Voyager 2 photo of Tethys showing objects about 5 km (3 miles) in size. It was taken on Aug. 26, 1981,from a range of 282,000 km (175,000 miles). A boundary between heavily cratered regions (top right) and more lightly cratered areas (bottom right) is similar to boundaries on the moons Dione and Rhea, indicating a period of internal activity early in Tethys' history that partially resurfaced the older terrain. The large crater in the upper right lies almost on the huge trench system that girdles nearly three-fourths of the circumference of the satellite. The trench itself is seen in this image as a linear set of markings to the lower left of the crater. The trench, several kilometers deep, is indicative of a cold, stiff ice crust at the time of its formation. Formation of this trench system could have resulted from the expansion of Tethys as its warm interior froze.
This is the highest-resolution view of Tethys obtained by Voyager 2(Aug. 26) when the spacecraft was 120,000 km (74,500 miles) from the moon. This image was taken 1× hours after the spacecraft passed through the planet's ring plane. The smallest features visible here are about 2.2 km (1.4 mi.) across.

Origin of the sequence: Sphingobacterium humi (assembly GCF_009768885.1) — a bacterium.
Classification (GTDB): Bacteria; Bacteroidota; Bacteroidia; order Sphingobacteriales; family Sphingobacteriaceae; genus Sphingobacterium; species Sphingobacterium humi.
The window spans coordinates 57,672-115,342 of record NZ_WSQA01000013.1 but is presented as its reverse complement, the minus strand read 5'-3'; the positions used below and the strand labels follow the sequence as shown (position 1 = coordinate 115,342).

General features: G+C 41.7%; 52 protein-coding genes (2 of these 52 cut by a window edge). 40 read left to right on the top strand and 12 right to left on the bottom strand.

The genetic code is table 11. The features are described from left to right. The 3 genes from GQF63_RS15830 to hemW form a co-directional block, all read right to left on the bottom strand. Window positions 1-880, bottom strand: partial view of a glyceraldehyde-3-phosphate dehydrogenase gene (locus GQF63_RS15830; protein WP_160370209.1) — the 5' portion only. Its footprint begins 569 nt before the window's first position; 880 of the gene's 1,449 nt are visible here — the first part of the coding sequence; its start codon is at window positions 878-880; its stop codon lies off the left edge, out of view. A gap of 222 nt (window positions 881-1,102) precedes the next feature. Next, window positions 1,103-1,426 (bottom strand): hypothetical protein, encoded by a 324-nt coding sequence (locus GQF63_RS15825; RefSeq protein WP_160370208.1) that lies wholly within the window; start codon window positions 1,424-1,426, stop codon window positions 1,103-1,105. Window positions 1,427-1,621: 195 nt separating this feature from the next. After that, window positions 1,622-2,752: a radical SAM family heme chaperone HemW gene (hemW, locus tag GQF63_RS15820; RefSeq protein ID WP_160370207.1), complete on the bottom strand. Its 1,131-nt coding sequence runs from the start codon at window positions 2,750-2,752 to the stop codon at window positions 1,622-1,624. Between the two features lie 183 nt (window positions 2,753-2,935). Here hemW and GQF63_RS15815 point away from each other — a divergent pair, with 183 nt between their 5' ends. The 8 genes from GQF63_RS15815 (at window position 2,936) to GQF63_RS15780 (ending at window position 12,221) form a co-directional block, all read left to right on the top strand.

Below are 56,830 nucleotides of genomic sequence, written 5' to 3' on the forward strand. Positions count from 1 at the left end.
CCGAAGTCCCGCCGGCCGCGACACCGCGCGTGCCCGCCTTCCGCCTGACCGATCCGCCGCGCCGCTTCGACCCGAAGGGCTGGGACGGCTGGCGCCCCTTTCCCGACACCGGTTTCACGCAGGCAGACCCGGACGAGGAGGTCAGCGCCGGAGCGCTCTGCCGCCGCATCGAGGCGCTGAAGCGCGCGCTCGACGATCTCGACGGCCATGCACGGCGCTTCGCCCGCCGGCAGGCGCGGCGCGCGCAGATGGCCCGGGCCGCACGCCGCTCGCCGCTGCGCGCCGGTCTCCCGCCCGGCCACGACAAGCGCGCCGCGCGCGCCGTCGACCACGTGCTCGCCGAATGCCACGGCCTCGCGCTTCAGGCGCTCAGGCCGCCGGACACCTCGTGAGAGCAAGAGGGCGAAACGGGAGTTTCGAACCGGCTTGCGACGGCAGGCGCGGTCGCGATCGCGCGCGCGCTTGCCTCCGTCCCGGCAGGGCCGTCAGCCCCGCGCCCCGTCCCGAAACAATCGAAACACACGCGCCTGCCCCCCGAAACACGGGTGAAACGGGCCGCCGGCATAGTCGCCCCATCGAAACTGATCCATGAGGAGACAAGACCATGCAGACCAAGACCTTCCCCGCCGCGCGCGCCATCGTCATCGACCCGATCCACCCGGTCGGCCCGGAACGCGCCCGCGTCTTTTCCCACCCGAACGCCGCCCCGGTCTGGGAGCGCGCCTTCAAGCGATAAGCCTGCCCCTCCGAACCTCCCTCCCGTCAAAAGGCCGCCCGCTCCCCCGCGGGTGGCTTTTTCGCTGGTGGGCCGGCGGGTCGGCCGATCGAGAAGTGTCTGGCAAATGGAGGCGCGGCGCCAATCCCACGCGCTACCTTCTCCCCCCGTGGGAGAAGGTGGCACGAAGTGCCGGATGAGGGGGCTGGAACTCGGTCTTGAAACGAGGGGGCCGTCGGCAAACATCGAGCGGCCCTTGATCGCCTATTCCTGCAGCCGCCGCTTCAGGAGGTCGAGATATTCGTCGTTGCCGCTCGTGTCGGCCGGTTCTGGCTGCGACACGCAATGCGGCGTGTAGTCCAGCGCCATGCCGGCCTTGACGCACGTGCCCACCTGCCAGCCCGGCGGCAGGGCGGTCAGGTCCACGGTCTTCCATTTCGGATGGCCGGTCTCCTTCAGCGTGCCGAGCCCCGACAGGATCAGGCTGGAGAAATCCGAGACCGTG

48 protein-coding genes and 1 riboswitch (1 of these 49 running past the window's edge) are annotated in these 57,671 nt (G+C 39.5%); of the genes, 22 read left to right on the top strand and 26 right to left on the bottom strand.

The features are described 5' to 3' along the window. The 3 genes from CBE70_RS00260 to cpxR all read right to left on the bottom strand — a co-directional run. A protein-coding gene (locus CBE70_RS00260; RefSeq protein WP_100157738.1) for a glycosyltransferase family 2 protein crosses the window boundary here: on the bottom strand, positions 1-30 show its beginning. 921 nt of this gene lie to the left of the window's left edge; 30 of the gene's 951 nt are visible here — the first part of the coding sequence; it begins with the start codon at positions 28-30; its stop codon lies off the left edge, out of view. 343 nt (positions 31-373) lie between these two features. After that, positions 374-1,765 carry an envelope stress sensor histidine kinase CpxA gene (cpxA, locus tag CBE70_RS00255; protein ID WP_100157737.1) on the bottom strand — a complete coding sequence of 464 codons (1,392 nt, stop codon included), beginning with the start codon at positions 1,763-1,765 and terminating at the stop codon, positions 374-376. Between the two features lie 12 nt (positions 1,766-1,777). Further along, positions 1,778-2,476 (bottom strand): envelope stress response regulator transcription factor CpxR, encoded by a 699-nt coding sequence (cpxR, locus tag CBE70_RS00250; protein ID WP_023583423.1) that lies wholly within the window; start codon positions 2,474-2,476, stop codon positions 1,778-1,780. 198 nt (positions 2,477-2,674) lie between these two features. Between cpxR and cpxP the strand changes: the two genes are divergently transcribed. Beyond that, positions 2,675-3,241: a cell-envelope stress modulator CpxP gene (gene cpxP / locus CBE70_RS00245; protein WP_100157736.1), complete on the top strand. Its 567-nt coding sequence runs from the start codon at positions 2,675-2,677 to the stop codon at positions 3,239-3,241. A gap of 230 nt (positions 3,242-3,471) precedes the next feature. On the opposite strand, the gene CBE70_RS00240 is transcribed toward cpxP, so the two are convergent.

Tethys appears to be composed primarily of water ice and is marked by a huge, globe-encircling canyon and numerous impact craters. The giant canyon, named Ithaca Chasma, is about 2,500 kilometers (1,550 miles) long (three quarters of the circumference of the moon), and has an average width of about 65 kilometers (40 miles) and a depth of 3 to 5 kilometers (about 2 to 3 miles). If Tethys were once a ball of liquid water covered with a thin, solid crust, freezing of a thick, watery mantle would have produced enough surface expansion to account for the area of the trough. But it is unclear why all the expansion would have taken place in a single band rather than in widely distributed faults. Also prominent is a large crater, Odysseus, about 400 kilometers (250 miles) across, or more than one third of the diameter of Tethys. A line drawn through the center of Odysseus would lie roughly at right-angles to Ithaca Chasma, suggesting a possible link between the two features. The temperature on the surface is -187°C (-305°F).
|discovery||1684, by Giovanni Cassini|
|semimajor axis||294,619 km (183,107 miles)|
|diameter||1081 × 1062 × 1055 km
(672 × 660 × 656 miles)
|mean density||0.97 g/cm3|
|escape velocity||0.39 km/s (1400 km/h, 870 mph)|
|orbital period||1.888 days|